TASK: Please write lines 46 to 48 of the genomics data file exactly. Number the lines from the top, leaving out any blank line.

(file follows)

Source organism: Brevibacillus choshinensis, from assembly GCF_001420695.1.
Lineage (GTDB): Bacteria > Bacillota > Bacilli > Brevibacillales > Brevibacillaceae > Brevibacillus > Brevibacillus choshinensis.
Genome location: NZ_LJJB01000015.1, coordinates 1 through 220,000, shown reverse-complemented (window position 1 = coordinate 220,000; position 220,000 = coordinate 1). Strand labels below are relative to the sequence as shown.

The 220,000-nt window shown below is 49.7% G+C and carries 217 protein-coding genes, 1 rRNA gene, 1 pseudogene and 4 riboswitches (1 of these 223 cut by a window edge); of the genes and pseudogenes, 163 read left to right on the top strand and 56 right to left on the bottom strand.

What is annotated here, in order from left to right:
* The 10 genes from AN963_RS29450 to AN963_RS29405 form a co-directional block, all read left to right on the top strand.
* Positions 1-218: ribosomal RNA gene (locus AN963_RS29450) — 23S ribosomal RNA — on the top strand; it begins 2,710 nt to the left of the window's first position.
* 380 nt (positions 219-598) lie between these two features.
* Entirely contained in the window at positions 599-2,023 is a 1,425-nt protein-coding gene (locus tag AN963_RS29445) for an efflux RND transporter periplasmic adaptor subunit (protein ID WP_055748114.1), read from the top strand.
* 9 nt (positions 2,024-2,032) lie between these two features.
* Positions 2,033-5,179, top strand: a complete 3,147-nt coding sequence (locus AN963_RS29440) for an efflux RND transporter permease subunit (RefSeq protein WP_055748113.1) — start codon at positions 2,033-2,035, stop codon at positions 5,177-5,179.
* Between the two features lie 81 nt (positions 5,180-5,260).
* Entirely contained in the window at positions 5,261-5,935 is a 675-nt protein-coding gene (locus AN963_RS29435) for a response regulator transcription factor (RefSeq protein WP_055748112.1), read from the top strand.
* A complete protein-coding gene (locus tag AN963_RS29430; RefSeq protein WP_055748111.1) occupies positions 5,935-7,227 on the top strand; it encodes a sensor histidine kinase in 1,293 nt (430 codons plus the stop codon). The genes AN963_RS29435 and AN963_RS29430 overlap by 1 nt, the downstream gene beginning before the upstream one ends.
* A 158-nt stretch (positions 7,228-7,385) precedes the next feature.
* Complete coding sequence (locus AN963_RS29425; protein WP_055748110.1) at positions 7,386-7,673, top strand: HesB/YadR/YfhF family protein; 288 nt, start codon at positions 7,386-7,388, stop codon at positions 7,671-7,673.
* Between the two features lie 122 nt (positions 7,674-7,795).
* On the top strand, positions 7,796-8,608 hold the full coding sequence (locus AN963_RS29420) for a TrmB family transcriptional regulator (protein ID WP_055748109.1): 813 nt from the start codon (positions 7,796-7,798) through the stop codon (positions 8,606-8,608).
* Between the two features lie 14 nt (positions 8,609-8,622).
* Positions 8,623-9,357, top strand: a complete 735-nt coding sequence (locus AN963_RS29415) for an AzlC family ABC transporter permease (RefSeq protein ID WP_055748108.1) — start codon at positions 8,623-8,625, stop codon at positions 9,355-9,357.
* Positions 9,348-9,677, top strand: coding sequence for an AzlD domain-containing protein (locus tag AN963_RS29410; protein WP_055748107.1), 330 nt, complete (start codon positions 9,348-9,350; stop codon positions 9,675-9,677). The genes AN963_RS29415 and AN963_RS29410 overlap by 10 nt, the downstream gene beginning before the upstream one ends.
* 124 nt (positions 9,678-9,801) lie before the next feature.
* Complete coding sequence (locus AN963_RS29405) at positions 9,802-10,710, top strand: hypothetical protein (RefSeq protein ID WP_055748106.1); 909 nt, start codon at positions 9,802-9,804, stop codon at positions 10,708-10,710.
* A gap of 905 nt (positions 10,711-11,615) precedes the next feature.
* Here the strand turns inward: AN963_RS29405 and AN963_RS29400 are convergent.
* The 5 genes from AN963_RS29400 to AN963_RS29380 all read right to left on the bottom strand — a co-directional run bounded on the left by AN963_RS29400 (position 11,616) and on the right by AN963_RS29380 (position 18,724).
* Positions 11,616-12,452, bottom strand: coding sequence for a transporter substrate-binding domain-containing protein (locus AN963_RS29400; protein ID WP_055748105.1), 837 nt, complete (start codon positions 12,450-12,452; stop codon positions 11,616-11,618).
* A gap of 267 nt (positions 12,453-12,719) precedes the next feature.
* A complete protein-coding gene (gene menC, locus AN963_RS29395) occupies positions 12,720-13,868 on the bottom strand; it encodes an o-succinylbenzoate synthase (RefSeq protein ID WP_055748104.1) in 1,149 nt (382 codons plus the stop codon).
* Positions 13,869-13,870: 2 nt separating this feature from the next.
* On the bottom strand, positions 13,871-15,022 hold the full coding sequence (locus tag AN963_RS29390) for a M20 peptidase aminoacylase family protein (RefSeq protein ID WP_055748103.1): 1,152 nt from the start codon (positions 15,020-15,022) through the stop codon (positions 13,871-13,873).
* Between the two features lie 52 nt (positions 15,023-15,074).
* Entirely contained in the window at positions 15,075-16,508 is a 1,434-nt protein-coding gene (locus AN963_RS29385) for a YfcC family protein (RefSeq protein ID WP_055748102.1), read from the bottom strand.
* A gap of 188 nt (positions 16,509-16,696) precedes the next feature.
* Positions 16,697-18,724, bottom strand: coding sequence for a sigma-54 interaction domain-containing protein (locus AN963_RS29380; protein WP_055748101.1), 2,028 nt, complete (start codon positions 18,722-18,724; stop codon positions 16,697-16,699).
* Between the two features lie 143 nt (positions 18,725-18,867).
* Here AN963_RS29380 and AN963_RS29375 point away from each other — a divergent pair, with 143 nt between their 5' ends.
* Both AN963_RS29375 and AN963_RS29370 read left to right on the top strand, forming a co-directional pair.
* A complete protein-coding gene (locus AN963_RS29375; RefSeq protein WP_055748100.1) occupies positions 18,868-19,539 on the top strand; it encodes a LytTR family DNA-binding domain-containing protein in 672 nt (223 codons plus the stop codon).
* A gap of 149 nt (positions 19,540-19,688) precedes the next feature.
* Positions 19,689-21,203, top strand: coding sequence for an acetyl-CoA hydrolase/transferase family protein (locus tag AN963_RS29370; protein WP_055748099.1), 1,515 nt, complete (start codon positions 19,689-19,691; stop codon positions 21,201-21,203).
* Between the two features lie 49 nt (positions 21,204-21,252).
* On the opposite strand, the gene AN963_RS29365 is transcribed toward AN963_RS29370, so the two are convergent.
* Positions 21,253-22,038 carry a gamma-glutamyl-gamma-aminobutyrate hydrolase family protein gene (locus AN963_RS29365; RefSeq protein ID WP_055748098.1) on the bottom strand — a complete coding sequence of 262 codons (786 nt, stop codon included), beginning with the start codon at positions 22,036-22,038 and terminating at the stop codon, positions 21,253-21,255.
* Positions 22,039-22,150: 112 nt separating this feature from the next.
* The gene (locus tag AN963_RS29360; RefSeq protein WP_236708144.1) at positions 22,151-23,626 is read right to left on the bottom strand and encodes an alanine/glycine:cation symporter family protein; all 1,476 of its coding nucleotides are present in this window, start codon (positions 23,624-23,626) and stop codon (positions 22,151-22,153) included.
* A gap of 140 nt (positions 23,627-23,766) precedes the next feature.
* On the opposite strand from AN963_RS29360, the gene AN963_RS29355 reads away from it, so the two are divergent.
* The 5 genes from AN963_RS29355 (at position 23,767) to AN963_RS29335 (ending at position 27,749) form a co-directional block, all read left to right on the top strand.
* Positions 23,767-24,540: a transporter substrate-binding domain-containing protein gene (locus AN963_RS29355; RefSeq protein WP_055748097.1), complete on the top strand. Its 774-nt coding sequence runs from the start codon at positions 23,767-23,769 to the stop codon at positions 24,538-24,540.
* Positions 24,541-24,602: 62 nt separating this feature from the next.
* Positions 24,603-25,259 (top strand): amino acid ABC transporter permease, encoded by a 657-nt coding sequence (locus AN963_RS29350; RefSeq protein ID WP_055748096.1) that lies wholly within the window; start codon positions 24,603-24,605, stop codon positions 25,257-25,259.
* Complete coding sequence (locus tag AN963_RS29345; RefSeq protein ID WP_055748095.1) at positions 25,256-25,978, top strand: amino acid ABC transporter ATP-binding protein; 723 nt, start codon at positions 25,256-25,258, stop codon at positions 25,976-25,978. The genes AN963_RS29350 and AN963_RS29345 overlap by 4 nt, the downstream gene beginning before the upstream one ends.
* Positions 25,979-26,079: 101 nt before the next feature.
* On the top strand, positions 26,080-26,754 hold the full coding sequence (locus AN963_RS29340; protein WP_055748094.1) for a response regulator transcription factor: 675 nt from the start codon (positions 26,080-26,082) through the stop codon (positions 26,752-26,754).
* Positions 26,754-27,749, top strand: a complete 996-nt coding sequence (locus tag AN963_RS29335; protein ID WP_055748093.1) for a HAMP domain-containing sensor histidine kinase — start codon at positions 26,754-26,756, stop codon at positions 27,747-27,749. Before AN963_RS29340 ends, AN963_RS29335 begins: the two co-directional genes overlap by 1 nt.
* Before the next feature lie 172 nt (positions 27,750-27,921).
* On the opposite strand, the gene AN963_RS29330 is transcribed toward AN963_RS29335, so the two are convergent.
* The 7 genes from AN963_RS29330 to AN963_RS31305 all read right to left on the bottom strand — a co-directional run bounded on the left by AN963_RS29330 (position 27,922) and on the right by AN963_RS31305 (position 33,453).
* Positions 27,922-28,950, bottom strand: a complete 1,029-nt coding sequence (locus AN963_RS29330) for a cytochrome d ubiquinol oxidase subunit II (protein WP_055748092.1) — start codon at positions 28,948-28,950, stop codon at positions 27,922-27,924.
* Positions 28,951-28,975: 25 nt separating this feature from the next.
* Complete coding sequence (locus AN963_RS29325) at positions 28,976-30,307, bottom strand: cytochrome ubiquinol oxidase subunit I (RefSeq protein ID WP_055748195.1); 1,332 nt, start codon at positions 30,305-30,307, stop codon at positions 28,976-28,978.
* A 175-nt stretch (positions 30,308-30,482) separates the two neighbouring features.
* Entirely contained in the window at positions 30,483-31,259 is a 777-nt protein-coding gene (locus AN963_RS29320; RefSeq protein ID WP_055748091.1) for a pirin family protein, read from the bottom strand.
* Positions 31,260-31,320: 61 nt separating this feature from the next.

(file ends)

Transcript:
* The gene (locus tag AN963_RS29360; RefSeq protein WP_236708144.1) at positions 22,151-23,626 is read right to left on the bottom strand and encodes an alanine/glycine:cation symporter family protein; all 1,476 of its coding nucleotides are present in this window, start codon (positions 23,624-23,626) and stop codon (positions 22,151-22,153) included.
* A gap of 140 nt (positions 23,627-23,766) precedes the next feature.
* On the opposite strand from AN963_RS29360, the gene AN963_RS29355 reads away from it, so the two are divergent.